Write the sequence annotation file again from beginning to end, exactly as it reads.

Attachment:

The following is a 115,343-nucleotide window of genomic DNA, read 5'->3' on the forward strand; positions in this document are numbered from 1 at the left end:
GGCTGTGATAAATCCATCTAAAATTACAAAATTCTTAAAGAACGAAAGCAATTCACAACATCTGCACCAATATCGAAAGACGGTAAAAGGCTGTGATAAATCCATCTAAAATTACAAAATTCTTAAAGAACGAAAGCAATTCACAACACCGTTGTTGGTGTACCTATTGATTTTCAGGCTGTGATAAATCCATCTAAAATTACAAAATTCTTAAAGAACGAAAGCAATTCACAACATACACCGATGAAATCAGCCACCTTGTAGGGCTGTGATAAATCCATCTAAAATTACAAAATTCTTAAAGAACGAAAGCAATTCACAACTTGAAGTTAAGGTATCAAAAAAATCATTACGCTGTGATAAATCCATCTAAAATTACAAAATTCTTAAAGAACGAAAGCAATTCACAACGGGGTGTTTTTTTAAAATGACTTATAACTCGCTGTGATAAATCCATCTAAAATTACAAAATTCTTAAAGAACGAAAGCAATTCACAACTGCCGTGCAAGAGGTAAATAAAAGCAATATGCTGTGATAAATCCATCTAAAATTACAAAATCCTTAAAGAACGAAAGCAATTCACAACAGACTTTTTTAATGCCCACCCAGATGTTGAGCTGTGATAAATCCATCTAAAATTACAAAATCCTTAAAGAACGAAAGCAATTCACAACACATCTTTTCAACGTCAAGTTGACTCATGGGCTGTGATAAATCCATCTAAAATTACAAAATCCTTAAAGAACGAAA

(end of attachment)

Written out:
The following is a 115,343-nucleotide window of genomic DNA, read 5'->3' on the forward strand; positions in this document are numbered from 1 at the left end:
GGCTGTGATAAATCCATCTAAAATTACAAAATTCTTAAAGAACGAAAGCAATTCACAACATCTGCACCAATATCGAAAGACGGTAAAAGGCTGTGATAAATCCATCTAAAATTACAAAATTCTTAAAGAACGAAAGCAATTCACAACACCGTTGTTGGTGTACCTATTGATTTTCAGGCTGTGATAAATCCATCTAAAATTACAAAATTCTTAAAGAACGAAAGCAATTCACAACATACACCGATGAAATCAGCCACCTTGTAGGGCTGTGATAAATCCATCTAAAATTACAAAATTCTTAAAGAACGAAAGCAATTCACAACTTGAAGTTAAGGTATCAAAAAAATCATTACGCTGTGATAAATCCATCTAAAATTACAAAATTCTTAAAGAACGAAAGCAATTCACAACGGGGTGTTTTTTTAAAATGACTTATAACTCGCTGTGATAAATCCATCTAAAATTACAAAATTCTTAAAGAACGAAAGCAATTCACAACTGCCGTGCAAGAGGTAAATAAAAGCAATATGCTGTGATAAATCCATCTAAAATTACAAAATCCTTAAAGAACGAAAGCAATTCACAACAGACTTTTTTAATGCCCACCCAGATGTTGAGCTGTGATAAATCCATCTAAAATTACAAAATCCTTAAAGAACGAAAGCAATTCACAACACATCTTTTCAACGTCAAGTTGACTCATGGGCTGTGATAAATCCATCTAAAATTACAAAATCCTTAAAGAACGAAA